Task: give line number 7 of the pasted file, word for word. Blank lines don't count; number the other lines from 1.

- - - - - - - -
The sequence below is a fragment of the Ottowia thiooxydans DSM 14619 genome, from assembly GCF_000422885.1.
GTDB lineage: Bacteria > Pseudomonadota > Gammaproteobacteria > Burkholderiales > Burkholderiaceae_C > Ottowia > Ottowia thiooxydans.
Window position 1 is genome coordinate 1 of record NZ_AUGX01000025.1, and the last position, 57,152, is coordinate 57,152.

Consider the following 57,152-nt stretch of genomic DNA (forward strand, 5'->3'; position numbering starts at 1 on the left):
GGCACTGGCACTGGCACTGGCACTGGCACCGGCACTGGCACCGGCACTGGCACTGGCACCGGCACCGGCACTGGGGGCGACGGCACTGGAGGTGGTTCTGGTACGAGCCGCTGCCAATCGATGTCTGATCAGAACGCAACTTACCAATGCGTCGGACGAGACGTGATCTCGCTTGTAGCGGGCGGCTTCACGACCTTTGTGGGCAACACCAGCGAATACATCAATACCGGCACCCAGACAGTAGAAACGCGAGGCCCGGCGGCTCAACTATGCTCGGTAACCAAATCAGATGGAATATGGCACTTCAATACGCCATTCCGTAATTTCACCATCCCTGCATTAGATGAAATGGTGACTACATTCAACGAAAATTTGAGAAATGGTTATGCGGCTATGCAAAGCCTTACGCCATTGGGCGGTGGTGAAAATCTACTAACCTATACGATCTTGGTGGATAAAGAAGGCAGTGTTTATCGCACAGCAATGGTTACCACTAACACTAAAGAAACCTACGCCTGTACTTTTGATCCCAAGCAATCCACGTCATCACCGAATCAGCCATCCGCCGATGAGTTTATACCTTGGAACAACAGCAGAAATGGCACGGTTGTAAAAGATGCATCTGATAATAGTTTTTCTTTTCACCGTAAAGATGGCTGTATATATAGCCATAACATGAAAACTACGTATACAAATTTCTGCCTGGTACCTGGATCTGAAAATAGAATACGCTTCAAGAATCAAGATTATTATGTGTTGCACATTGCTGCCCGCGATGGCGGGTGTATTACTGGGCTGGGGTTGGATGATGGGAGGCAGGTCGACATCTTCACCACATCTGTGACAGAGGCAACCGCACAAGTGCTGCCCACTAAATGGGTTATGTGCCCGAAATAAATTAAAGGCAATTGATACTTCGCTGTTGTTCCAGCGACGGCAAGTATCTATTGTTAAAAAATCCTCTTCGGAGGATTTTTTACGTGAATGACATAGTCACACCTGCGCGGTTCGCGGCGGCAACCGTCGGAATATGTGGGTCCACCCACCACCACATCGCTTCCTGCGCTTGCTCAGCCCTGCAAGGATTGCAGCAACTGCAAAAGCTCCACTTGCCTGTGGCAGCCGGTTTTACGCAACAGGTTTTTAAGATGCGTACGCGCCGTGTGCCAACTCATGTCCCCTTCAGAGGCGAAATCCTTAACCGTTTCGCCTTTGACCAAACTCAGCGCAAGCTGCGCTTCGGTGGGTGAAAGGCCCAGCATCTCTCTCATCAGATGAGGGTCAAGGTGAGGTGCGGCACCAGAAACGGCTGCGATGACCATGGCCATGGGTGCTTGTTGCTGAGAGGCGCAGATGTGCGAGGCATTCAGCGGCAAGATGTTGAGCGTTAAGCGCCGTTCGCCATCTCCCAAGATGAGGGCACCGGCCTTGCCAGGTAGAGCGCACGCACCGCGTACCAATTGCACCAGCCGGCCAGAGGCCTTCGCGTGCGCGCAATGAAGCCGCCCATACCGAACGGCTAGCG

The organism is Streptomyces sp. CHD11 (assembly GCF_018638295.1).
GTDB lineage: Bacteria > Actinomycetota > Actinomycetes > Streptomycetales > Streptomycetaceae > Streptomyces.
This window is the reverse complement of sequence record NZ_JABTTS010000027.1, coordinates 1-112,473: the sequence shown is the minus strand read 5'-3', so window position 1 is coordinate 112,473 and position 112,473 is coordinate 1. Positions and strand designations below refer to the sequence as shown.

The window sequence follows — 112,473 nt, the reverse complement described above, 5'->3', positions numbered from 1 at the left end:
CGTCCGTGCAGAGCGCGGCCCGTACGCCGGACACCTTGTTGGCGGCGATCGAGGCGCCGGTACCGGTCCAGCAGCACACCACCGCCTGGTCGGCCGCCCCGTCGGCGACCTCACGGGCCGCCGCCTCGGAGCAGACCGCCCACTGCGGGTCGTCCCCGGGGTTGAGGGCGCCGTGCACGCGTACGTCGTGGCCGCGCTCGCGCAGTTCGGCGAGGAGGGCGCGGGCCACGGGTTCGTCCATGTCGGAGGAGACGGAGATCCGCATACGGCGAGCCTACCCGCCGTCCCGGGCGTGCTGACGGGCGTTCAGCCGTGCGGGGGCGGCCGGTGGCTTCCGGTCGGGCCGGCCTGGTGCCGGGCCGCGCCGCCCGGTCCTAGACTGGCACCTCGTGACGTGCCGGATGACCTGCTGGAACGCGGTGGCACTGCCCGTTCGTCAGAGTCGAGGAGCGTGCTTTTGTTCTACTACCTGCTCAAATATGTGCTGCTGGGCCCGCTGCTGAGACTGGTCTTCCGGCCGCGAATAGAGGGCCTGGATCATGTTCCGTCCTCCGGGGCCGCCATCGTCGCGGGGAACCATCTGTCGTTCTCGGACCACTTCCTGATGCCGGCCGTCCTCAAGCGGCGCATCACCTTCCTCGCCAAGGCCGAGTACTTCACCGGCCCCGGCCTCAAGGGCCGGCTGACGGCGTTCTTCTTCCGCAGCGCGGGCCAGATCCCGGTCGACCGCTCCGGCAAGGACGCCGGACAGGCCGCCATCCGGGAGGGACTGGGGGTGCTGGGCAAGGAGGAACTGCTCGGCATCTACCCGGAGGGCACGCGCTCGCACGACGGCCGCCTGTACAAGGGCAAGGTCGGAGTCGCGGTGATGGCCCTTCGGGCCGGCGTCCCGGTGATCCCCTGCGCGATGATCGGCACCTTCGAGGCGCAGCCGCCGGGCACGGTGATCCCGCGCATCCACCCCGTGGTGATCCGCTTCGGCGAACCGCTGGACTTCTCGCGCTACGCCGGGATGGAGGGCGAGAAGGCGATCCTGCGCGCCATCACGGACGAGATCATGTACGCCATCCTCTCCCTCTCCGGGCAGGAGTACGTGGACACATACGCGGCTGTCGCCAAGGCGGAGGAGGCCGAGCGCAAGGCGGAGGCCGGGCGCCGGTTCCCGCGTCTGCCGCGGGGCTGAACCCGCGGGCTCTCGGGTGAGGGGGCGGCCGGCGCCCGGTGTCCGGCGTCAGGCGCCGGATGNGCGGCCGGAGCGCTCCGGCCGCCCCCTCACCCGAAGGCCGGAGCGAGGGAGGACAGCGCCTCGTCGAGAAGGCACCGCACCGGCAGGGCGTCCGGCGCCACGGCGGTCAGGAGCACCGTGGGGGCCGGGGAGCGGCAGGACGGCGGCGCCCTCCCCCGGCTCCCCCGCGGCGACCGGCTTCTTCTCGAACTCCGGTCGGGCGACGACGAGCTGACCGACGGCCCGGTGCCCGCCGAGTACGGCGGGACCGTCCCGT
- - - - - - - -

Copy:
GTDB lineage: Bacteria > Actinomycetota > Actinomycetes > Streptomycetales > Streptomycetaceae > Streptomyces.